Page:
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Holloway v. Phillips

United States District Court, E.D. Arkansas, Pine Bluff Division

August 9, 2019



         The following Recommendation has been sent to United States District Judge James M. Moody Jr. You may file written objections to all or part of this Recommendation. If you do so, those objections must: (1) specifically explain the factual and/or legal basis for your objection, and (2) be received by the Clerk of this Court within fourteen (14) days of this Recommendation. By not objecting, you may waive the right to appeal questions of fact.


         I. Introduction

         Plaintiff Winston Holloway, an inmate at the Varner Unit of the Arkansas Department of Correction (ADC), filed a pro se complaint pursuant to 42 U.S.C. § 1983 on August 21, 2017, alleging that his constitutional rights were violated during a strip search at the Varner Unit on May 31, 2017. Doc. No. 2 at 6-14. Holloway's unreasonable search claim against defendants Captain Jimmy Phillips, Lieutenant Brandon James, and Assistant Warden Antwon Emsweller was allowed to proceed, while his other claims were dismissed without prejudice for failure to state a claim upon which relief may be granted. See Doc. Nos. 5 & 8. All defendants other than Phillips were later dismissed after the Court determined that Holloway had not exhausted available administrative remedies with respect to those defendants. See Doc. Nos. 48 & 50. Holloway seeks monetary and injunctive relief from Phillips in both his official and personal capacities. Doc. No. 2 at 5, 10 & 13.

         Before the Court is a motion for summary judgment and related pleadings filed by Phillips (Doc. Nos. 61-63). Holloway filed responsive pleadings (Doc. Nos. 65-67), and the motion is ripe for disposition. For the reasons described below, the undersigned recommends that Phillips' motion for summary judgment be granted.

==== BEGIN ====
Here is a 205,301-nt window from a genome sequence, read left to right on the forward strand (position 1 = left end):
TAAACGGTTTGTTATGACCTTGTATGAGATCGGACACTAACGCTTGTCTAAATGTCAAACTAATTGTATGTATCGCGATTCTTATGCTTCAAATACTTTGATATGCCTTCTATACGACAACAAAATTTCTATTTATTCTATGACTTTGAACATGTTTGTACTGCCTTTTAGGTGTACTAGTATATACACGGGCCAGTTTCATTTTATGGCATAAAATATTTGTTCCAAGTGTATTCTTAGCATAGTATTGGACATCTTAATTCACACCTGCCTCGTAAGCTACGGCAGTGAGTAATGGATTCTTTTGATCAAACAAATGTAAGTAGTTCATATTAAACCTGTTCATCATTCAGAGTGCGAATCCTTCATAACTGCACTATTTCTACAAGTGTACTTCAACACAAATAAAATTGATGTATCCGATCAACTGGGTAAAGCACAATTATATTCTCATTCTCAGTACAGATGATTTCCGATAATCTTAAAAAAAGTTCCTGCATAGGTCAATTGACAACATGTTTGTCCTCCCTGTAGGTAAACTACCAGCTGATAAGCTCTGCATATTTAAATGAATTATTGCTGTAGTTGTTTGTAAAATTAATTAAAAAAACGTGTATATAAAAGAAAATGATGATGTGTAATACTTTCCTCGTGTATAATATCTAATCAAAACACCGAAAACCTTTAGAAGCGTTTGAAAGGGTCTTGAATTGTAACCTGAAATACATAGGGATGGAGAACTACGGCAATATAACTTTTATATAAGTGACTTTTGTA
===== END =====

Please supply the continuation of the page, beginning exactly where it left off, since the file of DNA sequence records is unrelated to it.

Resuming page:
II. Legal Standard

         Under Rule 56 of the Federal Rules of Civil Procedure, summary judgment is proper if “the movant shows that there is no genuine dispute as to any material fact and that the moving party is entitled to a judgment as a matter of law.” Fed.R.Civ.P. 56(a); Celotex v. Catrett, 477 U.S. 317, 321 (1986). When ruling on a motion for summary judgment, the court must view the evidence in a light most favorable to the nonmoving party. Naucke v. City of Park Hills, 284 F.3d 923, 927 (8th Cir. 2002). The nonmoving party may not rely on allegations or denials, but must demonstrate the existence of specific facts that create a genuine issue for trial. Mann v. Yarnell, 497 F.3d 822, 825 (8th Cir. 2007). The nonmoving party's allegations must be supported by sufficient probative evidence that would permit a finding in his favor on more than mere speculation, conjecture, or fantasy. Id. (citations omitted). An assertion that a fact cannot be disputed or is genuinely disputed must be supported by materials in the record such as “depositions, documents, electronically stored information, affidavits or declarations, stipulations (including those made for purposes of the motion only), admissions, interrogatory answers, or other materials . . .”. Fed.R.Civ.P. 56(c)(1)(A). A party may also show that a fact is disputed or undisputed by “showing that the materials cited do not establish the absence or presence of a genuine dispute, or that an adverse party cannot produce admissible evidence to support the fact.” Fed.R.Civ.P. 56(c)(1)(B). A dispute is genuine if the evidence is such that it could cause a reasonable jury to return a verdict for either party; a fact is material if its resolution affects the outcome of the case. Othman v. City of Country Club Hills, 671 F.3d 672, 675 (8th Cir. 2012). Disputes that are not genuine or that are about facts that are not material will not preclude summary judgment. Sitzes v. City of West Memphis, Ark., 606 F.3d 461, 465 (8th Cir. 2010).